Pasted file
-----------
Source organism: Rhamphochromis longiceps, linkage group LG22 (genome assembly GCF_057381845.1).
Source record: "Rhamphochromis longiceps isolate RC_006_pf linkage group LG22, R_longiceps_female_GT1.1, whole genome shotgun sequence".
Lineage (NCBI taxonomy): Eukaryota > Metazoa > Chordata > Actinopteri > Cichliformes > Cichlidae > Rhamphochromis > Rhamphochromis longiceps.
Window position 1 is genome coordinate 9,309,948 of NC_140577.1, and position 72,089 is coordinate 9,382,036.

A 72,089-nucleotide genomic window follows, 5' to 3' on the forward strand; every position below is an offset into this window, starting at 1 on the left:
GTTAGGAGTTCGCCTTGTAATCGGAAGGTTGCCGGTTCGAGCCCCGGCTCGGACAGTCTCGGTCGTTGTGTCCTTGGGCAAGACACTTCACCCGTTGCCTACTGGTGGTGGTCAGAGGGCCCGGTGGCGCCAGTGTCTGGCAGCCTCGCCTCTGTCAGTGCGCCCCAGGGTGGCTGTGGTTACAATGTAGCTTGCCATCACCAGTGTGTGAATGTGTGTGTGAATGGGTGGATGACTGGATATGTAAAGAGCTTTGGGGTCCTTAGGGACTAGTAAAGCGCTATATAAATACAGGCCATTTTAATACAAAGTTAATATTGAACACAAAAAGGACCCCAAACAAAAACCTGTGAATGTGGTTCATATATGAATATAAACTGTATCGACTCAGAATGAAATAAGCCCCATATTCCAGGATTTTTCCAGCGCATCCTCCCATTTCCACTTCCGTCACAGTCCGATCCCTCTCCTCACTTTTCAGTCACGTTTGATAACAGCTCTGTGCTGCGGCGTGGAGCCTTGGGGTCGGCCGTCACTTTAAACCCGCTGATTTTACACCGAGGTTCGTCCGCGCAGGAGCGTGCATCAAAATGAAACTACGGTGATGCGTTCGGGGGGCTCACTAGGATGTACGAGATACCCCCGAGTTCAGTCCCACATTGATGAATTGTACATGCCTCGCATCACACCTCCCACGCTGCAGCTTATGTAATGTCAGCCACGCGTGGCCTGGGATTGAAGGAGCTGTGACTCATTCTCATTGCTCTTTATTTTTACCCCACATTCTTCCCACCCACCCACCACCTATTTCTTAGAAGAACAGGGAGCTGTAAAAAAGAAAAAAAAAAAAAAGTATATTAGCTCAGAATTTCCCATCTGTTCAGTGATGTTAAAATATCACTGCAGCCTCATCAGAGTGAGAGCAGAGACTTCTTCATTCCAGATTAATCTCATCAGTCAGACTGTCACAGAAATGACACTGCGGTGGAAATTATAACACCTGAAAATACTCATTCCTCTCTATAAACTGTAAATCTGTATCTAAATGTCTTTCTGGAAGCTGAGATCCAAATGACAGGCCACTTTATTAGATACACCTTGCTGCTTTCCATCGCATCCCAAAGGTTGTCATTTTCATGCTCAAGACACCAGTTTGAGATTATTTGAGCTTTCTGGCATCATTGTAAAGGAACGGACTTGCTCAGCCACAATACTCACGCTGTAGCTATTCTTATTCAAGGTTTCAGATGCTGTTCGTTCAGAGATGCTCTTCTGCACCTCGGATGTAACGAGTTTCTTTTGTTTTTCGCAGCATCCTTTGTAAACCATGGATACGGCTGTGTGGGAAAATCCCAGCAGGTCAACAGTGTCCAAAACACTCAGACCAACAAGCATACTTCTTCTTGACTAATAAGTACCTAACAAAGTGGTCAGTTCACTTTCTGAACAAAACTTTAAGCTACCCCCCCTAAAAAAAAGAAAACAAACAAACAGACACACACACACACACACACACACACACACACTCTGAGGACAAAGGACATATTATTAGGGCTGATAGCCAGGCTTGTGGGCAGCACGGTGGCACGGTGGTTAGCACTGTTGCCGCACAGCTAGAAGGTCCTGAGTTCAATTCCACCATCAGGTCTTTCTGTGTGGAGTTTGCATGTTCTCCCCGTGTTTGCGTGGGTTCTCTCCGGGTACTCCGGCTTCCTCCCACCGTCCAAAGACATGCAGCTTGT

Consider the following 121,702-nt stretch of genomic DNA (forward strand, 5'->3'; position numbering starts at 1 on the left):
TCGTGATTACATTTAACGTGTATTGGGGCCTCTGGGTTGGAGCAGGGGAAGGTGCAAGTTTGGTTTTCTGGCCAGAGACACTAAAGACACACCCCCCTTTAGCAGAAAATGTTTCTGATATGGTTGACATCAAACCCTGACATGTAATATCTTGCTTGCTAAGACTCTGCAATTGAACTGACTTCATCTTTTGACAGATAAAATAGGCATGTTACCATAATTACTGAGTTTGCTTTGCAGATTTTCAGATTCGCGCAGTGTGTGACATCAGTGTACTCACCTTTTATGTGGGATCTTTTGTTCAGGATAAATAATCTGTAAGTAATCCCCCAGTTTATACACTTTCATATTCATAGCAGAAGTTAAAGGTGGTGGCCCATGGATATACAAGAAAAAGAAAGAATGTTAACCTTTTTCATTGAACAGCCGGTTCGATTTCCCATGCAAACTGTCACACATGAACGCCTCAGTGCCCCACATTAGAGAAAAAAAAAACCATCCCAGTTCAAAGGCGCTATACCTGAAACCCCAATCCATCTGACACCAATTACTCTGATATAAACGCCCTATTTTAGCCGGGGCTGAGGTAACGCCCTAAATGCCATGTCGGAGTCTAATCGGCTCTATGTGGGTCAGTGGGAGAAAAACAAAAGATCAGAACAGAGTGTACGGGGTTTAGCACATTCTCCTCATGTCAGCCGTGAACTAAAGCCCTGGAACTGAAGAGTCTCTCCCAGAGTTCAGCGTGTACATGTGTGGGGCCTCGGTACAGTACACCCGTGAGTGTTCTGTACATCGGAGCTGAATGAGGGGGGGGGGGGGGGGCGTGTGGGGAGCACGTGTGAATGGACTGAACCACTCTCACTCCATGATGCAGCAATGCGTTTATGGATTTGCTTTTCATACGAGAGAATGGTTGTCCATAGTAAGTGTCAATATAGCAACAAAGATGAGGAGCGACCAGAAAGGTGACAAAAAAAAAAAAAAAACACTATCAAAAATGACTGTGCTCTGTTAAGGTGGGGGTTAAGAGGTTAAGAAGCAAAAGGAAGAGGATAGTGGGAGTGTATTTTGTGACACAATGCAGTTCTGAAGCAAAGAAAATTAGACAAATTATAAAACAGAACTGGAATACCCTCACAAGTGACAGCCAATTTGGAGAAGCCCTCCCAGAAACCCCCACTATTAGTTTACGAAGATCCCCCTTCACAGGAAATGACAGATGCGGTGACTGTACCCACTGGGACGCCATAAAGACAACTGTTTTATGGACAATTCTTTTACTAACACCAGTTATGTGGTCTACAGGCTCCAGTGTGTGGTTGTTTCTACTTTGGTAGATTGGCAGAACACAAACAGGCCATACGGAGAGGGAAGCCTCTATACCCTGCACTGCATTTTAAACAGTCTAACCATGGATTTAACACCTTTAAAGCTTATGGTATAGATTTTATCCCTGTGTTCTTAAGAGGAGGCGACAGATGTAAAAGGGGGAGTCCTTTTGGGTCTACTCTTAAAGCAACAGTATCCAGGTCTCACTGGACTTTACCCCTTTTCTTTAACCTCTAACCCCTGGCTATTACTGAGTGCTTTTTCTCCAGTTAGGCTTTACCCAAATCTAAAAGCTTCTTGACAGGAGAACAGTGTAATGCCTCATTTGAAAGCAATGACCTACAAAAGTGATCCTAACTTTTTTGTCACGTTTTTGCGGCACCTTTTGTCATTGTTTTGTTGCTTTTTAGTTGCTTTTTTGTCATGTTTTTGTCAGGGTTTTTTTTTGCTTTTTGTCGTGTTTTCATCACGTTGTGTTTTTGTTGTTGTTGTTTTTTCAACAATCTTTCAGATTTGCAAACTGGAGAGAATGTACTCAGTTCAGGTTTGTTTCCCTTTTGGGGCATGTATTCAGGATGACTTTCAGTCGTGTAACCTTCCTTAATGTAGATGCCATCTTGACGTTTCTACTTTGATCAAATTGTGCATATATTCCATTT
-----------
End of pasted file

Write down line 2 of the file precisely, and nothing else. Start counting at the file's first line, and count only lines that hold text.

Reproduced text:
Source record: "Rhamphochromis longiceps isolate RC_006_pf linkage group LG22, R_longiceps_female_GT1.1, whole genome shotgun sequence".